Live review: Bruce Springsteen & The E Street Band

The River runs through it...

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Across five decades, Bruce Springsteen & The E Street Band have forged an enviable reputation for offering one of the greatest live music experiences on the planet. It’s a distinction that holds true once more as they bring an awe-inspiring interpretation of one of the greatest works in their back catalogue, 1980 double album The River, to Chicago.

Given its scope, it’s easy to forget just how deep The River runs. Sure, there are fun party anthems like Cadillac Ranch and (his first No.1) Hungry Heart that still get people dancing in the aisles, but the songs that really hit home are those that carry the deepest emotional resonance: ode to fathers and sons Independence Day, the self-reflective Stolen Car, and mournful paean to lost innocence, The River.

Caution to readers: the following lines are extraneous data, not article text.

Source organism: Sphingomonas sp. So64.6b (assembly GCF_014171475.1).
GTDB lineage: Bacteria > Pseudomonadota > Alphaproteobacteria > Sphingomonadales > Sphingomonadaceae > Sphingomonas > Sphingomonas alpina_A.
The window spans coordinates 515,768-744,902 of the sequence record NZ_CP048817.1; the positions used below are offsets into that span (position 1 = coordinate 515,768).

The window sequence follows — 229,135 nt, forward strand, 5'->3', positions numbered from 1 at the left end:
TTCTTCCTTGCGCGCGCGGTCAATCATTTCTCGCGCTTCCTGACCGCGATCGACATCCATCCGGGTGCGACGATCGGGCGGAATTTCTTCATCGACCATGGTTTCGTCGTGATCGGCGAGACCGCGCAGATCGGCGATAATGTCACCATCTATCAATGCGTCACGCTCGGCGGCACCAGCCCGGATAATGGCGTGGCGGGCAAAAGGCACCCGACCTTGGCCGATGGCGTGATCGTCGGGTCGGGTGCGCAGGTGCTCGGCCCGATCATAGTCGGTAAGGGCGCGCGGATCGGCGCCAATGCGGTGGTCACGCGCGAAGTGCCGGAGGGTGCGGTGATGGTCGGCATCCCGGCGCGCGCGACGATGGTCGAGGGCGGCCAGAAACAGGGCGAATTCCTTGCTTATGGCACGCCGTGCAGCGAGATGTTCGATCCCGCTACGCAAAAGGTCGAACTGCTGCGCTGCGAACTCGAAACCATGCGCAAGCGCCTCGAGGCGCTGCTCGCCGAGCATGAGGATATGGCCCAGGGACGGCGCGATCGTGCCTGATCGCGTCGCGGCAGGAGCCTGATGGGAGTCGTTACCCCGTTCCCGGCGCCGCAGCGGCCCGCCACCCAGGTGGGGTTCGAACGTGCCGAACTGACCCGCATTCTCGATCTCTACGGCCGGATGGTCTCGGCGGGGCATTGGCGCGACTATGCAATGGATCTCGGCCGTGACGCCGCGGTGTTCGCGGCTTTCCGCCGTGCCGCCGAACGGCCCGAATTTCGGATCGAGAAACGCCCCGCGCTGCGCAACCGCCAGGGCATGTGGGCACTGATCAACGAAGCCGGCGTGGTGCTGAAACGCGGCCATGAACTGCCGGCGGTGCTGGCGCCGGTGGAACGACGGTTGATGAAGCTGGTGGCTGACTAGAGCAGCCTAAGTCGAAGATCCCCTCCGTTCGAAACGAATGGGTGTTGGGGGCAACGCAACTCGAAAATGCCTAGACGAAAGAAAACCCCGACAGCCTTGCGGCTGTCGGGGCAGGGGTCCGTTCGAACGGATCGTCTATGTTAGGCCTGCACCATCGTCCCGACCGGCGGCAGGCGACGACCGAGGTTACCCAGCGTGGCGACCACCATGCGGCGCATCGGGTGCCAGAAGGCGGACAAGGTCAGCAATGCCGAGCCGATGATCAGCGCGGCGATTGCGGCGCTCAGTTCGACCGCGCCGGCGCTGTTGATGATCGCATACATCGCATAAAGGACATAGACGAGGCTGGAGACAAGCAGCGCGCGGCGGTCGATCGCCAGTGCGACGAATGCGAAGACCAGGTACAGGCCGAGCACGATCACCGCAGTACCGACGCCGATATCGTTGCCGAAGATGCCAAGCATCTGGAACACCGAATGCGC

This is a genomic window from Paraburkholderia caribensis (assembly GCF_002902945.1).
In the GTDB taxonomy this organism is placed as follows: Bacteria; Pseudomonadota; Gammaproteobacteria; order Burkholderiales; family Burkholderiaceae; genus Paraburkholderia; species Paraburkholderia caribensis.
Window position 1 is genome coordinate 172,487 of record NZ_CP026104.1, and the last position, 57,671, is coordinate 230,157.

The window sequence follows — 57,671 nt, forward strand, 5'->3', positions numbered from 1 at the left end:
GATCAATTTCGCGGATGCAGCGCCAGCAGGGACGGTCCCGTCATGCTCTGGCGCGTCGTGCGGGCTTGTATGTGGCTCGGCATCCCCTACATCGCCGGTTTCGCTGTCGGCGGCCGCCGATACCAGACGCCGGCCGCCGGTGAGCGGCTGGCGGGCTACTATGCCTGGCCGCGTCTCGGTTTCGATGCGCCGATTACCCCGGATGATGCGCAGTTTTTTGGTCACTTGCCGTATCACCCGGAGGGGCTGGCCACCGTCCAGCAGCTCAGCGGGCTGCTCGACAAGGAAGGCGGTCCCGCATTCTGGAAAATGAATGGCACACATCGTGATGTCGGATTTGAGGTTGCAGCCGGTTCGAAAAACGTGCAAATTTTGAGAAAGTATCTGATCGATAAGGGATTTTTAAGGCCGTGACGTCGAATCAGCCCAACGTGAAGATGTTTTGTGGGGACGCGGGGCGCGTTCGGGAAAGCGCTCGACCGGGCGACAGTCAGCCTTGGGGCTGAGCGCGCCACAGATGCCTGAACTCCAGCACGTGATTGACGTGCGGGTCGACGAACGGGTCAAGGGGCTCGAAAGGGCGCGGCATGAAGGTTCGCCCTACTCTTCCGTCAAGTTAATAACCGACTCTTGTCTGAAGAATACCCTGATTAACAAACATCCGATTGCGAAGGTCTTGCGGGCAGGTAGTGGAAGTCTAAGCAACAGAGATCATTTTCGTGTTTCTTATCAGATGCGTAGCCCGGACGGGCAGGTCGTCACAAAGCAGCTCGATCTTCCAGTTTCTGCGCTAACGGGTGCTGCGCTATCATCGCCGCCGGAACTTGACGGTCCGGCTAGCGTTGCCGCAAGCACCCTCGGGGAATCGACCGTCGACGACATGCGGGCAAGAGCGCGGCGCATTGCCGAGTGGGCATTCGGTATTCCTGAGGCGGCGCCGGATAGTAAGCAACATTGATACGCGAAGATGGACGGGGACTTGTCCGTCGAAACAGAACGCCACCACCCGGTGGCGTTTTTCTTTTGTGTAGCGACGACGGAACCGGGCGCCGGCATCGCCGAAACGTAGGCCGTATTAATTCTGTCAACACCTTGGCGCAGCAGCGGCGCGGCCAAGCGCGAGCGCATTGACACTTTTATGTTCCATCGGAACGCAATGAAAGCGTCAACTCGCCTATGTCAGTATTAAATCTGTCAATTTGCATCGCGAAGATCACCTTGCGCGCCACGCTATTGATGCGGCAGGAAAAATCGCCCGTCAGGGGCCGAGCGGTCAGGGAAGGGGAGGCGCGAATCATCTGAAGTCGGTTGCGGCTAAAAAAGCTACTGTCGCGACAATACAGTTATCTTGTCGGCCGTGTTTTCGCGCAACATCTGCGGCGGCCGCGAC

For many fans half the fun of any Springsteen show is the thrill of guessing which song might pop up next in the invariably outsized setlist, and The Boss obliges. The final third of tonight’s three-hour plus performance is set aside for an anything-goes mélange of tried-and-tested crowd-pleasers, from Thunder Road to Born To Run alongside deeper cuts, Cover Me and She’s The One. There’s even a touching acoustic Take It Easy performed solo in tribute to recently departed Eagles founder Glenn Frey.

Forget Barnum, forget Bailey; Bruce Springsteen continues to stage the greatest show on earth.

Classic Rock 221: Lives